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Can anyone give a definition on empirical accuracy?

I Googled this keyword but cannot find a satisfactory definition. It seems to be the accuracy rate of a specific sample.

Any link or typed text will be appreciated.

I saw it in an data mining book.

The context is evaluating the accuracy of decision tree by inputing the model test data.

The original test is like this:

Given the test set that contains N records, let X be the number of records predicted by a model and p be the true accuracy of the model.

By modeling the prediction task as a binomial experiment, X has a binomial distribution with mean Np and variance Np(1-p).

And the empirical accuracy, acc=X/N, also has a binomial distribution with mean p and variance p(1-p)/N.

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The usual question: where did you see this term being used? – J. M. Sep 18 '11 at 14:33
thanks for the recommendation, I made some edit. @J. M – xiaohan2012 Sep 18 '11 at 15:22
Cool, a data mining book. Which one? – J. M. Sep 18 '11 at 15:25
@J. M, Introduction to Data Mining, by Pang-Ning Tan, Michael Steinbach and Vipin Kumar – xiaohan2012 Sep 18 '11 at 15:39
up vote 0 down vote accepted

Following the definition given in your question, the empirical accuracy is the proportion of records correctly predicted by the model.

For example, if you tested your model on 100 records and it correctly predicts 70 of them, then the empirical accuracy is 70 / 100 = 0.7, or 70%.

If the model has a true accuracy of $p$ (i.e. in the long run it correctly predicts a proportion $p$ of all records) then there is a probability $p$ that any individual record will be correctly predicted. You can think of the prediction of record $i$ as a random variable $X_i$ which takes the value 1 with probability $p$, and 0 with probability $1-p$.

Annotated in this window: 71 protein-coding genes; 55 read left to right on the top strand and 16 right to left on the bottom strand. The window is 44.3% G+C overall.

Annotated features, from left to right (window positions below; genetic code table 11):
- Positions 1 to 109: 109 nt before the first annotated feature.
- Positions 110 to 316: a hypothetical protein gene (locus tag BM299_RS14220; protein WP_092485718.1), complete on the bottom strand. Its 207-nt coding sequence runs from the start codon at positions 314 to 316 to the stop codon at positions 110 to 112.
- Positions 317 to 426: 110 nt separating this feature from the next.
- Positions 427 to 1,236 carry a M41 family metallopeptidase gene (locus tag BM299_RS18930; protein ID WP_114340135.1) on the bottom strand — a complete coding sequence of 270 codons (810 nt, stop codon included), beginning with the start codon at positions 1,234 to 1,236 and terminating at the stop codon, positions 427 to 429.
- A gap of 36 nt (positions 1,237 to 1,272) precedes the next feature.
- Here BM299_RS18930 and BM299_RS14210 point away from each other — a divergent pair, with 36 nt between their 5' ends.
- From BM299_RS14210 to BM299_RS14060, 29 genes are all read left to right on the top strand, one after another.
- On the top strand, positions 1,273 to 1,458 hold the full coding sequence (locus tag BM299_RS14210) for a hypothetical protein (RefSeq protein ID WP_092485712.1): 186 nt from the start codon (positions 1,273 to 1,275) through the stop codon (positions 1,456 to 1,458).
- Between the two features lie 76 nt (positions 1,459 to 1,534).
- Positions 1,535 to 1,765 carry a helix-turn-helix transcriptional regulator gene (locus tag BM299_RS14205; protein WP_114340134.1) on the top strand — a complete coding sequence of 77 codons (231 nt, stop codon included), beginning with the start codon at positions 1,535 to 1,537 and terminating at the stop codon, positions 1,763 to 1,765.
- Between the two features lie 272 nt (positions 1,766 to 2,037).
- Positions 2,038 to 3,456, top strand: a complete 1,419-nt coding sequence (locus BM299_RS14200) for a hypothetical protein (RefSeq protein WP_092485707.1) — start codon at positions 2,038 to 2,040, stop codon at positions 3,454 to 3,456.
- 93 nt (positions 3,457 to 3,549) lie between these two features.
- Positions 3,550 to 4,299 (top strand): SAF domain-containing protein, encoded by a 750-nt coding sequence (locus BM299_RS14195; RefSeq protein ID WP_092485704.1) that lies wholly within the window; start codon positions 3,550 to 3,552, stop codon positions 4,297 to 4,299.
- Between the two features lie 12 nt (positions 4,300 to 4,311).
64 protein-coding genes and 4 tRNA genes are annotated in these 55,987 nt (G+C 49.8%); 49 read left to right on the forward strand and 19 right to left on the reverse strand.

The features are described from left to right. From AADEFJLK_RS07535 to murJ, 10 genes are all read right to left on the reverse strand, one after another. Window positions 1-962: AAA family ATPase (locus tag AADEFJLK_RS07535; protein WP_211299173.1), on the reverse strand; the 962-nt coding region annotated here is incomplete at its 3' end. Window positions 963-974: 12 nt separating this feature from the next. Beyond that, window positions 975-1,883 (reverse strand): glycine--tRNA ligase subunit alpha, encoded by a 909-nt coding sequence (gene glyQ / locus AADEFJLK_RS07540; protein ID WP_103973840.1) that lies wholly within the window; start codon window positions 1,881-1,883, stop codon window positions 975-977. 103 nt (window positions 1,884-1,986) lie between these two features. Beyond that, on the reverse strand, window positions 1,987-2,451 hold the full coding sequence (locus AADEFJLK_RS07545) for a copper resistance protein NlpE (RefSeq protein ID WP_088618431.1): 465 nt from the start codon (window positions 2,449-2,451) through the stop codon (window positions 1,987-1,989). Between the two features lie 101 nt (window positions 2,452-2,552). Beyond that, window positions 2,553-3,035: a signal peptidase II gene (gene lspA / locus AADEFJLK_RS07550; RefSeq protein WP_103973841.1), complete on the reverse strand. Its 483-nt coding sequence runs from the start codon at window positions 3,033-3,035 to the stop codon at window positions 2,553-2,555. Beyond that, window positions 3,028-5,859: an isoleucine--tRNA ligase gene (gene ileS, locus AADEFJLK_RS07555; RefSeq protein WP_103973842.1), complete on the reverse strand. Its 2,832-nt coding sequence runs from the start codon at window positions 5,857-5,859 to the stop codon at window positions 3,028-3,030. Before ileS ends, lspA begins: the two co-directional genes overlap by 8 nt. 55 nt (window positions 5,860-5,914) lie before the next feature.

If you are testing $N$ records, then each one individually has probability $p$ of being correctly predicted, then the total number of records correctly predicted is

$$X = \sum_{i=1}^N X_i$$

which is itself a random variable. Being the sum of $N$ identically distributed Bernoulli random variables, the distribution is known to be Binomial(N,p). This distribution has mean $Np$ and variance $Np(1-p)$, as the book describes.

The empirical accuracy is the proportion of records predicted correctly, i.e. it is given by

$${\rm acc} = X/N$$

Here $N$ is just a constant, and we use the following rules which apply to any random variable $X$ (subject to a couple of technical conditions you don't need to worry about):

  • ${\rm E}(cX) = c{\rm E}(X)$
  • ${\rm Var}(cX) = c^2{\rm Var}(X)$

Here ${\rm E}(X)$ is the expectation or mean of $X$, and ${\rm Var}(X)$ is the variance of $X$.

We have multiplied $X$ by $1/N$ to get acc, so the mean of acc is $$(1/N) \times Np = p$$ and the variance of acc is $$(1/N)^2 \times Np(1-p) = p(1-p)/N$$ as claimed in your book.

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Really impressive! Thanks – xiaohan2012 Sep 19 '11 at 11:04

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